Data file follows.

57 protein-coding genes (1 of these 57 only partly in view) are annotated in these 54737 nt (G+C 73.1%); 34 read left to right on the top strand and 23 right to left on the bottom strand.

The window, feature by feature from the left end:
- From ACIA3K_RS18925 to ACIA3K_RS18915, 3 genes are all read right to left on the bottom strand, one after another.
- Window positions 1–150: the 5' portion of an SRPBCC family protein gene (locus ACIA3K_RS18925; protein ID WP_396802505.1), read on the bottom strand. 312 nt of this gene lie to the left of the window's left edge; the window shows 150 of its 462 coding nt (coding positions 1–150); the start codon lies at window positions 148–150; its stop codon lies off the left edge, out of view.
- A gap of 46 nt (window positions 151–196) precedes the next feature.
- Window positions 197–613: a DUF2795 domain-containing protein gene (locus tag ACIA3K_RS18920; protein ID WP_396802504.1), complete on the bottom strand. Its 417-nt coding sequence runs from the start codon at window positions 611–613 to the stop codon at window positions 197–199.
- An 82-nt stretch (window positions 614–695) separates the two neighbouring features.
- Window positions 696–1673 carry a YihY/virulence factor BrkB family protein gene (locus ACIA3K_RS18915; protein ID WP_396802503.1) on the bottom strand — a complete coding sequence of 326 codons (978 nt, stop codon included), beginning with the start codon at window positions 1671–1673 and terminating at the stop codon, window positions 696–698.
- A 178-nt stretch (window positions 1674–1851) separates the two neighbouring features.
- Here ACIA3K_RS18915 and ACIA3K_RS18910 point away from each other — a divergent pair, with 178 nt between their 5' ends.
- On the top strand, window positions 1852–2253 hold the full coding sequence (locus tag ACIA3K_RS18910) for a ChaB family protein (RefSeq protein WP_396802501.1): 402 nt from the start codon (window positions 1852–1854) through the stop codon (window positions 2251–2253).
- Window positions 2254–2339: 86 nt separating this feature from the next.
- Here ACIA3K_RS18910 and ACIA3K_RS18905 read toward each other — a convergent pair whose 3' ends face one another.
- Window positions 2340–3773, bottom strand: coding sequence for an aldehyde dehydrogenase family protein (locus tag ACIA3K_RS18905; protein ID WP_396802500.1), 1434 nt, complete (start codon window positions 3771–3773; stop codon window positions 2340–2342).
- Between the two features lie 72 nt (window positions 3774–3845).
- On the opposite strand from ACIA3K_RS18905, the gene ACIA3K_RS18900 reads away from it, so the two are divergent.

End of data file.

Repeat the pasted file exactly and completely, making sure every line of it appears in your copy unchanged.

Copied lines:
57 protein-coding genes (1 of these 57 only partly in view) are annotated in these 54737 nt (G+C 73.1%); 34 read left to right on the top strand and 23 right to left on the bottom strand.

The window, feature by feature from the left end:
- From ACIA3K_RS18925 to ACIA3K_RS18915, 3 genes are all read right to left on the bottom strand, one after another.
- Window positions 1–150: the 5' portion of an SRPBCC family protein gene (locus ACIA3K_RS18925; protein ID WP_396802505.1), read on the bottom strand. 312 nt of this gene lie to the left of the window's left edge; the window shows 150 of its 462 coding nt (coding positions 1–150); the start codon lies at window positions 148–150; its stop codon lies off the left edge, out of view.
- A gap of 46 nt (window positions 151–196) precedes the next feature.
- Window positions 197–613: a DUF2795 domain-containing protein gene (locus tag ACIA3K_RS18920; protein ID WP_396802504.1), complete on the bottom strand. Its 417-nt coding sequence runs from the start codon at window positions 611–613 to the stop codon at window positions 197–199.
- An 82-nt stretch (window positions 614–695) separates the two neighbouring features.
- Window positions 696–1673 carry a YihY/virulence factor BrkB family protein gene (locus ACIA3K_RS18915; protein ID WP_396802503.1) on the bottom strand — a complete coding sequence of 326 codons (978 nt, stop codon included), beginning with the start codon at window positions 1671–1673 and terminating at the stop codon, window positions 696–698.
- A 178-nt stretch (window positions 1674–1851) separates the two neighbouring features.
- Here ACIA3K_RS18915 and ACIA3K_RS18910 point away from each other — a divergent pair, with 178 nt between their 5' ends.
- On the top strand, window positions 1852–2253 hold the full coding sequence (locus tag ACIA3K_RS18910) for a ChaB family protein (RefSeq protein WP_396802501.1): 402 nt from the start codon (window positions 1852–1854) through the stop codon (window positions 2251–2253).
- Window positions 2254–2339: 86 nt separating this feature from the next.
- Here ACIA3K_RS18910 and ACIA3K_RS18905 read toward each other — a convergent pair whose 3' ends face one another.
- Window positions 2340–3773, bottom strand: coding sequence for an aldehyde dehydrogenase family protein (locus tag ACIA3K_RS18905; protein ID WP_396802500.1), 1434 nt, complete (start codon window positions 3771–3773; stop codon window positions 2340–2342).
- Between the two features lie 72 nt (window positions 3774–3845).
- On the opposite strand from ACIA3K_RS18905, the gene ACIA3K_RS18900 reads away from it, so the two are divergent.